2.Online comments on the article
3.The original article that caused the controversy
1.Survey on GM crops betrays bias
The Independent, 30 July 2012
In your GM survey, the question "Do you think the government should encourage experiments on GM crops so that farmers can reduce the pesticides they use" is misleading (report, 25 July).
It is predicated on the false claim that farmers use less pesticide when they plant GM crops. GM Roundup Ready crops have caused massive increases in glyphosate use worldwide. This is well-documented.
In the US, herbicide-tolerant cotton, soy and maize have encouraged growers to spray an estimated 174 million more kilos of herbicides than they otherwise would. In 2007-08 alone, herbicide use on GM crops there rose by 31.4 per cent. Worse, liberal use of pesticides on GM crops has led to the emergence of devastating Roundup Ready super-weeds.
GM crops won't liberate the world from pesticides. I can only assume that the GM lobby fed the questions to pollsters who dutifully swallowed them. The rest of us should be less gullible.
It is not surprising to find strong support for testing of in an opinion poll given that the question links GM corps to a desirable outcome, the reduction of pesticides. If you had asked whether respondents supported testing of GM crops in order that farmers could spend their lives in hock to big agribusiness you might have had a different response.
2.Online comments on the article
[There are a lot of online comments on this article – the majority critical. Here are a couple of examples.]
charlie99: ...Talk about a loaded question to get the answer you want. Of course people want farmers to use less pesticides. To balance things out why not ask whether the govt should encourage experiments on GM crops so that farmers can use MORE pesticides. Because ultimately that is what farmers seems to end up having to do when they switch to GM crops and the increased productivity and protection from pests doesn't materialise.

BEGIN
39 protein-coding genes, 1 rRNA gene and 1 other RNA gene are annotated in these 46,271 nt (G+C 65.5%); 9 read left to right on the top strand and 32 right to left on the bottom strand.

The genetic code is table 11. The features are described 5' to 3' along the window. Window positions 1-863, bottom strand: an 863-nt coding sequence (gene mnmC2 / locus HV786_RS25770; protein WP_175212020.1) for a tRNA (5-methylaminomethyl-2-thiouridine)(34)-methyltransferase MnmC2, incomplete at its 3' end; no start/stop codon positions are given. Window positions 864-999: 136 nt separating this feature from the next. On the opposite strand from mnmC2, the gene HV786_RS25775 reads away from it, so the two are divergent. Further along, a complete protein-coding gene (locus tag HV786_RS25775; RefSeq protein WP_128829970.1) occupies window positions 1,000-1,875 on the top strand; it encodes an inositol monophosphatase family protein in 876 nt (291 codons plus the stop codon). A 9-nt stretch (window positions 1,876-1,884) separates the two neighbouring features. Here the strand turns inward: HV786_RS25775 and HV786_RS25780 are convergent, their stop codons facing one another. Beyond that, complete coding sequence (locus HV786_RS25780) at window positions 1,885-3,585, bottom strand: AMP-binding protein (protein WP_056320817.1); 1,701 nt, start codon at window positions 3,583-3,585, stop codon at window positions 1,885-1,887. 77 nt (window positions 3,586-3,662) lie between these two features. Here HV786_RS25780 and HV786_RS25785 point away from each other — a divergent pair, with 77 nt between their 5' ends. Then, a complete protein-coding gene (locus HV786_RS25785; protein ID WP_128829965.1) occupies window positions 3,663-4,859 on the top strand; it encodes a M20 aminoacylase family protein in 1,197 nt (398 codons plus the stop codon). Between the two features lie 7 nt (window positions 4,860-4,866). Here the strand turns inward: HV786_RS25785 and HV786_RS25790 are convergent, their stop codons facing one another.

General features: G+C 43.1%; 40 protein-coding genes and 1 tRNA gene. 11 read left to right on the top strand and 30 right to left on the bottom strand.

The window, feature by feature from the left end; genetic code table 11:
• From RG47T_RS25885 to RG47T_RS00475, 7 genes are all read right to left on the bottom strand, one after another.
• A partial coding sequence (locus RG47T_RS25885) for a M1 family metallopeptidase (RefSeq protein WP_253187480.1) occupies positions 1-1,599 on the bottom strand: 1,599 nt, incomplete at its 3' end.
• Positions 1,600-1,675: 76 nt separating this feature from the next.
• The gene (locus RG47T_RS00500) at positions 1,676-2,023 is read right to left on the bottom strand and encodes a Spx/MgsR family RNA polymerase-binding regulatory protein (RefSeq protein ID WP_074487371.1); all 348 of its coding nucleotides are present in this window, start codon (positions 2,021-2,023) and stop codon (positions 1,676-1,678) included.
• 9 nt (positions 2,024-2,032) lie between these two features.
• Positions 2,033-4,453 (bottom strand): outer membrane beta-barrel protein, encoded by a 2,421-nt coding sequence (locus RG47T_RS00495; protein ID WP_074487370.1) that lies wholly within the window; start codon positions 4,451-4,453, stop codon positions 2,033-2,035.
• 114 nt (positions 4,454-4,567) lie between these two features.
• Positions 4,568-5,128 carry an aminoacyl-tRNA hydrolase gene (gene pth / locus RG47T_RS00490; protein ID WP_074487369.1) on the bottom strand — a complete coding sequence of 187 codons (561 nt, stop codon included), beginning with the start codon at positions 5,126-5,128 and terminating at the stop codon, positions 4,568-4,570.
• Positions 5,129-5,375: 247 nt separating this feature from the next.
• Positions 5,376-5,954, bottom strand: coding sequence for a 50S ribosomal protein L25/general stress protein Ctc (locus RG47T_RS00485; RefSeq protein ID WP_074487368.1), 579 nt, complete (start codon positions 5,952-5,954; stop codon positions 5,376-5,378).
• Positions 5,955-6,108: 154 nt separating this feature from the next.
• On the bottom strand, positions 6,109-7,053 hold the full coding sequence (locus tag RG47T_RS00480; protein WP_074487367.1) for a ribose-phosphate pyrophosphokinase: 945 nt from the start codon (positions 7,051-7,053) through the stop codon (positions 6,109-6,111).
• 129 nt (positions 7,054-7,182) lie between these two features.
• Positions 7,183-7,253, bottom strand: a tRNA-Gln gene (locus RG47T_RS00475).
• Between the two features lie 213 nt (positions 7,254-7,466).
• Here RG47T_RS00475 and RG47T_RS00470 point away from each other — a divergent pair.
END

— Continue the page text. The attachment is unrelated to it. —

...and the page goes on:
Elisa Trimble: We do not need GM crops or pesticidal farming – agroecological methods and IPM have outperformed both. Only problem is, there's no profit in it for corporations. Just a good livelihood for farmers, a clean environment, and healthy abundant food. Think I'm fantasising? Just read the IAASTD report...
3.Dramatic change as two-thirds now support GM crop testing
The Independent, 25 July 2012
Public opinion appears to be shifting in favour of the development of genetically-modified crops, according to a ComRes survey for The Independent.
Asked whether the Government should encourage experiments on GM crops so that farmers can reduce the amount of pesticides they use, 64 per cent of the public agreed and 27 per cent disagreed, while 9 per cent replied "don't know".
There was a significant "gender gap", with women more cautious about the trials than men. While 70 per cent of men believe that such experiments should be encouraged, only 58 per cent of women agree.
However, there were few differences by age, social class or parts of the country. Liberal Democrat ministers believe many of their party members might be hostile to a big push on GM foods. But there is little sign of widespread opposition among party supporters, whose views are in line with Conservative and Labour voters.
The overall findings are a boost to scientists who hope a more "softly, softly" approach to the development of GM crops in Britain will gradually win over a sceptical public. In the 1990s, there was controversy over what were dubbed "Frankenstein foods", and strong public opposition to multinational firms such as Monsanto.
Anti-GM protestors have sabotaged crop trials in Britain in recent years by digging up fields, but a peaceful demonstration was held in May at the Rothamsted Research Institute in Hertfordshire, where genetically-modified wheat is being grown. In the government-funded experiment, the crop has been modified so it gives off an odour not detectable by humans which deters greenfly and blackfly and could reduce the need for pesticides.
No GM crops are grown commercially in Britain, but imported GM commodities such as soya are used mainly for animal feed, and to a lesser extent in some foods.
Supporters believe GM crops could play a vital role in tackling global food shortages and rising prices. In 2011, they were grown by 16.7 million farmers in 29 countries on 160 million hectares an 8 per cent rise on the previous year.
Opponents claim the European Union, which licenses the commercial use of GM products, is preparing to bring genetically-modified animals to the European market because it is drawing up safety guidelines.
Pete Riley, campaign director of GM Freeze, said: "Why has the European Commission decided to spend money on this when times are so hard? European consumers have already rejected GM food, so why would parents want to feed their families on meat, fish and milk from GM animals, especially as the production of GM animals will raise additional ethical concerns?"
Anti-GM campaigners have criticised Bill Gates, the Microsoft founder, and his wife Melinda for using their foundation to fund a GBP6.4m project to develop GM crops at the John Innes Centre in Norwich.